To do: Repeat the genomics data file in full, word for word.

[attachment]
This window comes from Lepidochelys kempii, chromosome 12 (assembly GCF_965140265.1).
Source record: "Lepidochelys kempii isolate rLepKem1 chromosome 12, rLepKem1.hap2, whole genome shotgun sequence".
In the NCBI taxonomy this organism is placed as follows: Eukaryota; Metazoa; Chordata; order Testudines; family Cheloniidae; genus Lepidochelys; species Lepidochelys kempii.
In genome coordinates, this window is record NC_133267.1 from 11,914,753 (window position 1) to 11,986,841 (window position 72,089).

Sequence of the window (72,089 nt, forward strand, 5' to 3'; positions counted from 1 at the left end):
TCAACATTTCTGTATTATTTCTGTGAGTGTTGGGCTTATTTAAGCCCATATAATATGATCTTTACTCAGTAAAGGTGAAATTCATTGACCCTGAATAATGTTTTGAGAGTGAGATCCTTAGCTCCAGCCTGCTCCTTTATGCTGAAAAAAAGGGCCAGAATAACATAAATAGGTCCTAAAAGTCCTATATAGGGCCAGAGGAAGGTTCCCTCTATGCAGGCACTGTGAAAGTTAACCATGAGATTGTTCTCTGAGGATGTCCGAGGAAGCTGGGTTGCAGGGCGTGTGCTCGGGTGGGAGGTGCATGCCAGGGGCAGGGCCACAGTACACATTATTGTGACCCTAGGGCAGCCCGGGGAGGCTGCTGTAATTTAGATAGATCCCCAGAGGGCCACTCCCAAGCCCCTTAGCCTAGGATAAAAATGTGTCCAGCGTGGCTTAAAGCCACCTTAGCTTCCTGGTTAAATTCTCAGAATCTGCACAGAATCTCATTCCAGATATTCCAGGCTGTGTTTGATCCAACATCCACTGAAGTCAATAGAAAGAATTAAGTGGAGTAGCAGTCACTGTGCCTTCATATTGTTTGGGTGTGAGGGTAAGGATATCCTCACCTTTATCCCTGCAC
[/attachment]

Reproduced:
This window comes from Lepidochelys kempii, chromosome 12 (assembly GCF_965140265.1).
Source record: "Lepidochelys kempii isolate rLepKem1 chromosome 12, rLepKem1.hap2, whole genome shotgun sequence".
In the NCBI taxonomy this organism is placed as follows: Eukaryota; Metazoa; Chordata; order Testudines; family Cheloniidae; genus Lepidochelys; species Lepidochelys kempii.
In genome coordinates, this window is record NC_133267.1 from 11,914,753 (window position 1) to 11,986,841 (window position 72,089).

Sequence of the window (72,089 nt, forward strand, 5' to 3'; positions counted from 1 at the left end):
TCAACATTTCTGTATTATTTCTGTGAGTGTTGGGCTTATTTAAGCCCATATAATATGATCTTTACTCAGTAAAGGTGAAATTCATTGACCCTGAATAATGTTTTGAGAGTGAGATCCTTAGCTCCAGCCTGCTCCTTTATGCTGAAAAAAAGGGCCAGAATAACATAAATAGGTCCTAAAAGTCCTATATAGGGCCAGAGGAAGGTTCCCTCTATGCAGGCACTGTGAAAGTTAACCATGAGATTGTTCTCTGAGGATGTCCGAGGAAGCTGGGTTGCAGGGCGTGTGCTCGGGTGGGAGGTGCATGCCAGGGGCAGGGCCACAGTACACATTATTGTGACCCTAGGGCAGCCCGGGGAGGCTGCTGTAATTTAGATAGATCCCCAGAGGGCCACTCCCAAGCCCCTTAGCCTAGGATAAAAATGTGTCCAGCGTGGCTTAAAGCCACCTTAGCTTCCTGGTTAAATTCTCAGAATCTGCACAGAATCTCATTCCAGATATTCCAGGCTGTGTTTGATCCAACATCCACTGAAGTCAATAGAAAGAATTAAGTGGAGTAGCAGTCACTGTGCCTTCATATTGTTTGGGTGTGAGGGTAAGGATATCCTCACCTTTATCCCTGCAC